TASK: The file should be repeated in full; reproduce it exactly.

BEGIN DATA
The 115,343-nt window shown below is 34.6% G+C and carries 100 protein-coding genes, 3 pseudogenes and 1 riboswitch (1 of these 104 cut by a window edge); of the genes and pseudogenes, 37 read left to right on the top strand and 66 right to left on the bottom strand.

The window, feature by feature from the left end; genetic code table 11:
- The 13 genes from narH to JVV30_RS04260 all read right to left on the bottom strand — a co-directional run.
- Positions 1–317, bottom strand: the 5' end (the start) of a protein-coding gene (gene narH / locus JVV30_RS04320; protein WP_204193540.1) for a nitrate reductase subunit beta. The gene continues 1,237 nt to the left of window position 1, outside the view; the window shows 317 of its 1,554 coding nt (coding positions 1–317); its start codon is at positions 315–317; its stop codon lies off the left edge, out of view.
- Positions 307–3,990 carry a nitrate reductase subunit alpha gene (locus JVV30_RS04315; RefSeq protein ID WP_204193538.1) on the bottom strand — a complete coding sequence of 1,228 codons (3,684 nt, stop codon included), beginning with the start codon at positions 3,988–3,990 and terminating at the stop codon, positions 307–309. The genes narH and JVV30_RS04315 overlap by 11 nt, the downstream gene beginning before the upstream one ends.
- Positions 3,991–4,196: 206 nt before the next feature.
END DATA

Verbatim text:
The 115,343-nt window shown below is 34.6% G+C and carries 100 protein-coding genes, 3 pseudogenes and 1 riboswitch (1 of these 104 cut by a window edge); of the genes and pseudogenes, 37 read left to right on the top strand and 66 right to left on the bottom strand.

The window, feature by feature from the left end; genetic code table 11:
- The 13 genes from narH to JVV30_RS04260 all read right to left on the bottom strand — a co-directional run.
- Positions 1–317, bottom strand: the 5' end (the start) of a protein-coding gene (gene narH / locus JVV30_RS04320; protein WP_204193540.1) for a nitrate reductase subunit beta. The gene continues 1,237 nt to the left of window position 1, outside the view; the window shows 317 of its 1,554 coding nt (coding positions 1–317); its start codon is at positions 315–317; its stop codon lies off the left edge, out of view.
- Positions 307–3,990 carry a nitrate reductase subunit alpha gene (locus JVV30_RS04315; RefSeq protein ID WP_204193538.1) on the bottom strand — a complete coding sequence of 1,228 codons (3,684 nt, stop codon included), beginning with the start codon at positions 3,988–3,990 and terminating at the stop codon, positions 307–309. The genes narH and JVV30_RS04315 overlap by 11 nt, the downstream gene beginning before the upstream one ends.
- Positions 3,991–4,196: 206 nt before the next feature.